Thursday, May 25, 2006

Standing Watch

Spending time in God's Word today took me to the book of Habakkuk in the Old Testament.

Habakkuk lived during one of Judah's most critical periods. His country had fallen from the heights of Josiah's reforms to the depths of violent treatment of its citizens, oppressive measures against the poor, and collapse of the legal system. The world around Judah was at war, with Babylonia rising to ascendancy over Assyria and Egypt. The threat of invasion from the north added to Judah's internal turmoil.

In the beginning of the book, Habakkuk is overwhelmed by the circumstances around him. He believes that God has removed Himself from the situation and is nowhere to be found. After crying out and asking the Lord several questions Habakkuk says, "I will stand my watch and set myself on the rampart, and watch to see what He will say to me. And what I will answer when I am corrected." Then the Lord answered Habakkuk and said: "Write the vision and make it plain on tablets, that he may run who reads it. For the vision is yet for an appointed time; but at the end it will speak, and it will not lie. Though it tarries, wait for it; because it will surely come, it will not tarry." (chapter 2:1-3)

Having completed his questioning, Habakkuk stands like a sentinel to await his answer from God.

How can we apply this to our lives today? God requires that we make our relationship with Him our highest priority, that we bring our deepest questions and turmoils before Him, expecting His answers and guidance. Set aside a regular time and place that is holy to the Lord. Spend time listening for His word as you read, study, and mediate on Scripture. Be faithful in daily prayer. Document those things the Lord speaks to you or quickens to your heart. Record biblical promises He makes alive to you, and hold fast to them, knowing they will come to pass.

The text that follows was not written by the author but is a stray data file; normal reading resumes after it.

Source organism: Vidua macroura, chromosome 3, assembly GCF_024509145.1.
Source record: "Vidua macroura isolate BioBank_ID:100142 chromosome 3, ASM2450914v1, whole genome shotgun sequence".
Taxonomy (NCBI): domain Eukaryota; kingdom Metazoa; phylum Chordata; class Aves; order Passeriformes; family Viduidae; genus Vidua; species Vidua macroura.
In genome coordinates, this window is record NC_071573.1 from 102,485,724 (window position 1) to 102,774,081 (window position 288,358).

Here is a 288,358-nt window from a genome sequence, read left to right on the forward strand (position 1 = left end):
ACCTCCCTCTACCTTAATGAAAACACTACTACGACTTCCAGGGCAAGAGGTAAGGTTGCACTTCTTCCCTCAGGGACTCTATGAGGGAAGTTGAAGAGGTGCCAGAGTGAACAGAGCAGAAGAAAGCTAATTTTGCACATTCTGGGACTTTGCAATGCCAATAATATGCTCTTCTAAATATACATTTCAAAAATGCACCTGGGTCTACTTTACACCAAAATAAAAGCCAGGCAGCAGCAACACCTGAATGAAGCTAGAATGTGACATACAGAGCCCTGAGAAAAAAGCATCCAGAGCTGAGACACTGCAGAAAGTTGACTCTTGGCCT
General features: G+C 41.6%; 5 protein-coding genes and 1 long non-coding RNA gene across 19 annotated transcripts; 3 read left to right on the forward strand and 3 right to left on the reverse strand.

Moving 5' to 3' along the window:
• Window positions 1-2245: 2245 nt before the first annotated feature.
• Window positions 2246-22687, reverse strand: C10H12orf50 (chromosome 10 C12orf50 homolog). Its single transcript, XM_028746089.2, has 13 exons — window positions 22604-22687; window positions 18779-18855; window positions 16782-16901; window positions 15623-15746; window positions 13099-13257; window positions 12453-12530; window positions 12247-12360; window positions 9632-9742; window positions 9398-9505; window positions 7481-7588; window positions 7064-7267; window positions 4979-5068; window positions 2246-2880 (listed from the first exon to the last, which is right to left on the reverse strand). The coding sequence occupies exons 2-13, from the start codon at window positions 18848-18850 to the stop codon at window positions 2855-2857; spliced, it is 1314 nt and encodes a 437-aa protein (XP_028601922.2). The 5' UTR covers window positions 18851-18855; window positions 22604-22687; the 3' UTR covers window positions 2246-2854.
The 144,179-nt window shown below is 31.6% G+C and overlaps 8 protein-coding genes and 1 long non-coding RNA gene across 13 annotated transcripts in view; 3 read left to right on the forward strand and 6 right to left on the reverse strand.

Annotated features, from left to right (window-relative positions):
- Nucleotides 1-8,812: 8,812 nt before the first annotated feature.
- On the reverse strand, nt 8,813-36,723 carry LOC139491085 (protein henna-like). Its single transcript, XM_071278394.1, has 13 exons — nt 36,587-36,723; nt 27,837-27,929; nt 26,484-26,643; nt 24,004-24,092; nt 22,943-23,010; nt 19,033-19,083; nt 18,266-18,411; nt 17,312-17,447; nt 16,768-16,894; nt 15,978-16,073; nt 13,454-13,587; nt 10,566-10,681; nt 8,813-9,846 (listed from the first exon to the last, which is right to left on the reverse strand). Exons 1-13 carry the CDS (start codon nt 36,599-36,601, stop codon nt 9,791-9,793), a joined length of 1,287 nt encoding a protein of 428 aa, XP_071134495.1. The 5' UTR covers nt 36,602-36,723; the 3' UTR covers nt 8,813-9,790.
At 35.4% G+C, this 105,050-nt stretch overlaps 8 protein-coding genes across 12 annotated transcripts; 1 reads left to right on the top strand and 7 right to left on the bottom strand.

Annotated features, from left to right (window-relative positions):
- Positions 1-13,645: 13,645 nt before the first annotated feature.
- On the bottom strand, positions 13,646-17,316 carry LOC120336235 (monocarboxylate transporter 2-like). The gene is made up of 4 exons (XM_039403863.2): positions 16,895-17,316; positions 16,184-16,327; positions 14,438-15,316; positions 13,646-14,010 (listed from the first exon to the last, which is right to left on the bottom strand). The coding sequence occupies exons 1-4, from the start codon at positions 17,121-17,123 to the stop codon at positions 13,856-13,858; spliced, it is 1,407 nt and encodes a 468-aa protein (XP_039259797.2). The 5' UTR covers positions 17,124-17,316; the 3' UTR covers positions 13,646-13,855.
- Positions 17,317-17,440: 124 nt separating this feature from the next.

The book of Habakkuk gives the account of a spiritual journey, telling of one man's pilgrimmage from doubt to worship. The difference between the beginning of the book and the end of the book is striking. Habakkuk reminds us that the question, "Why?" can, should and must be asked. His circumstances demanded that he ask God about the apparent reign of unrighteousness around him. Because he believed in God, he believed that God had an answer to his problem. Habakkuk teaches that it's possible to rise above circumstances and even to rejoice in them, by focusing on God who stands above all. Habakkuk does not deny his problems, nor does he treat them lightly; instead, he finds God sufficient in the midst of his troubles.

When all the circumstances of our life present a negative picture - in failure and loss or when the natural reaction would be grief or complaint --this is the time to put faith in God and in His Word. Then we can see through God's eyes to the final glorious outcome. This brings worship and praise even before our circumstances have changed. Determine to praise and worship and thank God for His faithfulness, no matter how devastating the circumstances. Look with the eye of faith at God's plan for the future.

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